There are a whole lot of things in their fundraising raffle, and tickets are $4 each, or 3 for $10. They can't use PayPal to take payment for the tickets, as PayPal has a thing in their ToS against gambling. So, per the SND site, tickets can only be purchased by check, sent to:

Special Needs Dobermans
144 Road 2776
Aztec NM 87410

You can email Donna Campbell at raffles@doberman911.org with "Name, address, and email address (add your phone number if you wish to be notified as a winner by phone)", per the SND site. Also, the drawing is on December 25. So, since it's so close, "Donna would appreciate it if you would email her to let her know your check is in the mail so she can give you your ticket numbers!" (quoted from the page that the fundraising link above.)

Without Special Needs Dobermans, a lot of Dobermans would go without care. Without Special Needs Dobermans, Whisper would have had a hard time getting her swag robo leg. Really? Four bucks isn't that bad, and neither is ten.

(note: SND logo pulled from their site. It is not mine)

Monday, December 19, 2011

Monday Mischief December 19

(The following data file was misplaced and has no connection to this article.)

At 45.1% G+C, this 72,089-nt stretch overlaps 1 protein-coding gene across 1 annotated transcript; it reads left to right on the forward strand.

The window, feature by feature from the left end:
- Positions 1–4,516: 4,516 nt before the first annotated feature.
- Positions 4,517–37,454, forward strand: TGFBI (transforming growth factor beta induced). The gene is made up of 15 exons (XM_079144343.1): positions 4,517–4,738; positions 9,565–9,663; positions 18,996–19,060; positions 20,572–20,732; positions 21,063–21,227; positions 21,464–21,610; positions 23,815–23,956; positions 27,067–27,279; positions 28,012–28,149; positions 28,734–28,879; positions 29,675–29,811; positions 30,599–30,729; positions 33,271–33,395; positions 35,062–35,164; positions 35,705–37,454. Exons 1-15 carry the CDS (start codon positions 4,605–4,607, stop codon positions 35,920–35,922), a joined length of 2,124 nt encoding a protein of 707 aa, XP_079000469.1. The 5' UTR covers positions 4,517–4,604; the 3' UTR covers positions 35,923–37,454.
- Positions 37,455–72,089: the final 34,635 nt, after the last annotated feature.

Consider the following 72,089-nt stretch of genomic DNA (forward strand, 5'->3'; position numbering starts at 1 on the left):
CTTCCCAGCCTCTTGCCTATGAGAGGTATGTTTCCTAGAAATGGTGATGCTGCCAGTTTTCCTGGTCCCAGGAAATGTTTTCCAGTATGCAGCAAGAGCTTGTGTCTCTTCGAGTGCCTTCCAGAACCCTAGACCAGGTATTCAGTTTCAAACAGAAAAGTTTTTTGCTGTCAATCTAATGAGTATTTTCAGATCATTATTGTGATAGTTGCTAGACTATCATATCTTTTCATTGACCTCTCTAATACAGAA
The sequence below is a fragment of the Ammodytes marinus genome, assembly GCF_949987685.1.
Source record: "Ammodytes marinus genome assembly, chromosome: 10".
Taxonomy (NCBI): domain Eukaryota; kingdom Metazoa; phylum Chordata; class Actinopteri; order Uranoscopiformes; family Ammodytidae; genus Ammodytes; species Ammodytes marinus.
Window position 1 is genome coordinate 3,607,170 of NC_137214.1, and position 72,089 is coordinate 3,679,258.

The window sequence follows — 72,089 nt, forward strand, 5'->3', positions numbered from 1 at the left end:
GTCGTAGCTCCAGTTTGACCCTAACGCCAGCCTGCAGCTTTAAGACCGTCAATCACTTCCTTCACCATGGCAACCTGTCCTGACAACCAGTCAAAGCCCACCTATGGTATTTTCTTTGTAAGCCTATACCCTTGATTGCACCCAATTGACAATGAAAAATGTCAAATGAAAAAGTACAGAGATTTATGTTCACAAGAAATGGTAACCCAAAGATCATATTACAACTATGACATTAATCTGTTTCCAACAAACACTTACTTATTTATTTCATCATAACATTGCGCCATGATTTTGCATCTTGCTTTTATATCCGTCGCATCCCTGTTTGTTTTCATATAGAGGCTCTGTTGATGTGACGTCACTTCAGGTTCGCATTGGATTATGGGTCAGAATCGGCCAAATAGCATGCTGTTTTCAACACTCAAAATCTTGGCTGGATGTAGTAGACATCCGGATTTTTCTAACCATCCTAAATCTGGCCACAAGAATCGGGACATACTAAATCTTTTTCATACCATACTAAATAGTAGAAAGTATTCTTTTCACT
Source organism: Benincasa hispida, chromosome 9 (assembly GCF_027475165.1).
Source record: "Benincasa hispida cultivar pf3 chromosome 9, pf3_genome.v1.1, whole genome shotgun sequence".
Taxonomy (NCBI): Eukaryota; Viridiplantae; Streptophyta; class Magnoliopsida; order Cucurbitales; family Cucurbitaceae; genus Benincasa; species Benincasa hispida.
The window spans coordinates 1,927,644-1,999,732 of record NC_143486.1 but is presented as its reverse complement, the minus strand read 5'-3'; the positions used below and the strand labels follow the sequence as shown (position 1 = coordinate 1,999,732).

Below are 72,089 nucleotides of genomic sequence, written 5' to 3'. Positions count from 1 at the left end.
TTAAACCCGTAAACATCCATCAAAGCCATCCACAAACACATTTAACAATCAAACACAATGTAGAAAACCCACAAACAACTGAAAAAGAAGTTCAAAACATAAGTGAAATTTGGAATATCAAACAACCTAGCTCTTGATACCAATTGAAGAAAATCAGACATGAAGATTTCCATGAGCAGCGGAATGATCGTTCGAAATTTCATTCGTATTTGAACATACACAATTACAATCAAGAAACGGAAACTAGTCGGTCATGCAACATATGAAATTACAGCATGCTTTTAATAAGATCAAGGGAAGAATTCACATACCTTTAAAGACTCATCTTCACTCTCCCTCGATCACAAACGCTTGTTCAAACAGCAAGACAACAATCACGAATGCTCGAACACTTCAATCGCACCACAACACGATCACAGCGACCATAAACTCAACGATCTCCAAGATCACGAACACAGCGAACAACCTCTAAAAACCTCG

For a long time, I've coveted Nina Ottosson toys, or at least toys of that style. They're very involved puzzle toys, meant to engage problem solving skills and, one might assume, use up mental energy. It's a good combination that results in a dog that is fed, and that is perhaps ready for a nap, or at least ready to be nice and calm, and not an energetic nutjob. I.e., the formula to keep a dog out of mischief!

I haven't bought one of the Ottosson toys; they are rather expensive. However, Walgreens had a toy of a similar style for $9.99!


Elka is definitely a Kong veteran, and there have even been time periods where we fed her from Kongs instead of her bowls. I was interested in her reaction to the new toy. The need to slide the pieces in the puzzle is a very different approach, instead of picking up the puzzle and dropping it, or holding it down to lick it.


She brought Gumby with her to investigate. I admit, I put some food in one of the uncovered holes, so that she'd be aware that's what was going on. Food tends to be a good motivator for our girl! The puzzle is not such that I could feed her a meal with it (or I could, but I'd have to take it away and refill, and that's a little more involved than one tends to want to be when feeding one's dog from a toy).


There was a lot of sniffing. And licking.


The sliding pieces do fit in rather snugly. That, and just showing her how to do it kind of defeats the purpose, yes (that, and just showing her how to do it doesn't necessarily mean she'll get it; dogs might learn by example, but I think only to a point)?